A recent article has hit the Journal of Chiropractic and Manual Therapies concluding that their search parameters found “no acceptable evidence on the effect or benefit of FN [functional neurology] in relation to various conditions and purported indications for intervention .“ On face value, it’s a damning review of a practice that spans not only chiropractic, but several other professions. However, a second look shows us that this is not a statement on the state of evidence for functional neurology, but an opportunity to broadly discuss what it comprises, how it can improve human function and where we can find the evidence.
The search parameters were limited to the journal Functional Neurology, Rehabilitation and Ergonomics, which one could assume would be well versed in the nature and practice of FN. Yet strangely, only 9 suitable texts were found.
We caught up with the man often credited as the pioneer of the field, Professor Frederick Carrick, to talk about it. He doesn’t make a habit of commenting on other peoples work nor has he read the paper in question, hence the focus of our interview was on the positive impact the field has made and continues to make, as well where it sits within the context of the various health-related disciplines. One thing is abundantly clear though – there’s plenty of evidence for functional neurology. You just need to know what to look for.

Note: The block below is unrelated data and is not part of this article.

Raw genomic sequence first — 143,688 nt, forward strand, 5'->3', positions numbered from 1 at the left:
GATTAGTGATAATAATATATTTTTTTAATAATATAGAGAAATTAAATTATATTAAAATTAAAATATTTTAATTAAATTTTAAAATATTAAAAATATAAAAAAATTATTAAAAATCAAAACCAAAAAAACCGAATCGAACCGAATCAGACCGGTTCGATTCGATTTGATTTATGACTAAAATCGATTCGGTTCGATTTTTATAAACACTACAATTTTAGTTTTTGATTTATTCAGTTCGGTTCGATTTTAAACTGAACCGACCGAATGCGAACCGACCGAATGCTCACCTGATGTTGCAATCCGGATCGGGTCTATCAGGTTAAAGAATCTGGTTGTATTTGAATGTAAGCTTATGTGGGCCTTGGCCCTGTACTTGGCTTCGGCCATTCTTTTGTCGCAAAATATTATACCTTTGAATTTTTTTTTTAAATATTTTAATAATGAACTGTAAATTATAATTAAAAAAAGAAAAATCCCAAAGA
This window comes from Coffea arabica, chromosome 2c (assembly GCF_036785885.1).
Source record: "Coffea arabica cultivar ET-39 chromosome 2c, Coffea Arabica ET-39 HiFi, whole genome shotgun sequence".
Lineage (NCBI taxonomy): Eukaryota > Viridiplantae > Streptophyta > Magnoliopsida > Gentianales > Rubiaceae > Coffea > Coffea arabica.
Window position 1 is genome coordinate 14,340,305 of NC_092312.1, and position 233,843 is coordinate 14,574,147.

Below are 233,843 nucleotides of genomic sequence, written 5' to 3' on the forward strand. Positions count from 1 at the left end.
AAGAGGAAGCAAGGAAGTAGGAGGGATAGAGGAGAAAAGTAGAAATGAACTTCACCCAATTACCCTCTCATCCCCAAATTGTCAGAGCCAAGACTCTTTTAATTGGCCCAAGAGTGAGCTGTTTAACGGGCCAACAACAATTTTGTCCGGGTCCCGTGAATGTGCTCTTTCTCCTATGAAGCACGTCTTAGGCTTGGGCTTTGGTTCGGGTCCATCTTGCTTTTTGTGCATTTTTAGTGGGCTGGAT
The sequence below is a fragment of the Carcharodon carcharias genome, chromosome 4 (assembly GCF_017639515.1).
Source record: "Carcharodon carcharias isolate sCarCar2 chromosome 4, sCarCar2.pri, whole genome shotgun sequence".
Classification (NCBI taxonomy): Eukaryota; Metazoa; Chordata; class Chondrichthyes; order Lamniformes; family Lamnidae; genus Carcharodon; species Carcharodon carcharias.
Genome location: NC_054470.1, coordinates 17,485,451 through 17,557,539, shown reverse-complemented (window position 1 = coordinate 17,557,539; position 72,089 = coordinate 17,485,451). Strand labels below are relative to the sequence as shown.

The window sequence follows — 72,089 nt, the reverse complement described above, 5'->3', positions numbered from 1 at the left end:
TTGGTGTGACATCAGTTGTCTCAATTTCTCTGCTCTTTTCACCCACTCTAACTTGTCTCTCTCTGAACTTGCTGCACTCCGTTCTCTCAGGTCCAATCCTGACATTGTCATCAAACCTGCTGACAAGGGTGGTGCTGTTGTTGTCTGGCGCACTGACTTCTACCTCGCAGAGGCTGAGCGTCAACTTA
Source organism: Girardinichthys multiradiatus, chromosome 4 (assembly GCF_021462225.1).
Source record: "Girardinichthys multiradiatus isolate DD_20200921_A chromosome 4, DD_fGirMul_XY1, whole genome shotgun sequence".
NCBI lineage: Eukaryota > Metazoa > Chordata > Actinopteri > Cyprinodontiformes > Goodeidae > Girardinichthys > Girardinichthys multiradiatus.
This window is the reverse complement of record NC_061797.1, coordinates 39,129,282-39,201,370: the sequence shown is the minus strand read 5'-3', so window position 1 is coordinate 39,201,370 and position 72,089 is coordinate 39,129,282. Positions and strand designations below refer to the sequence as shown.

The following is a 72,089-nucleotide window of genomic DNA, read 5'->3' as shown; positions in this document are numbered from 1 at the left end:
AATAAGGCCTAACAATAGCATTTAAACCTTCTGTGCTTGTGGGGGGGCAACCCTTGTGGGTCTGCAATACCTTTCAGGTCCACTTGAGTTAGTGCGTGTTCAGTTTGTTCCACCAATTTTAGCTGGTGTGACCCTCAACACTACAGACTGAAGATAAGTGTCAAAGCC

The fact is that FN is not a technique, nor is it its own discipline. It’s something practiced in a variety of health professions, but you won’t find it by typing “Functional Neurology” into a journal’s search field.
The Evidence is There – Its just not called Functional Neurology
Professor Carrick (DC, PhD, MS-HPEd, Professor of Neurology and Senior Research Fellow BCMHR in association with University of Cambridge, UK, Global Clinical Scholar Harvard Medical School and Dean of Graduate Studies -Carrick Institute) is a man whose impact on the field spans academia, ground-breaking therapeutic approaches and as a sizeable footprint in research and literature.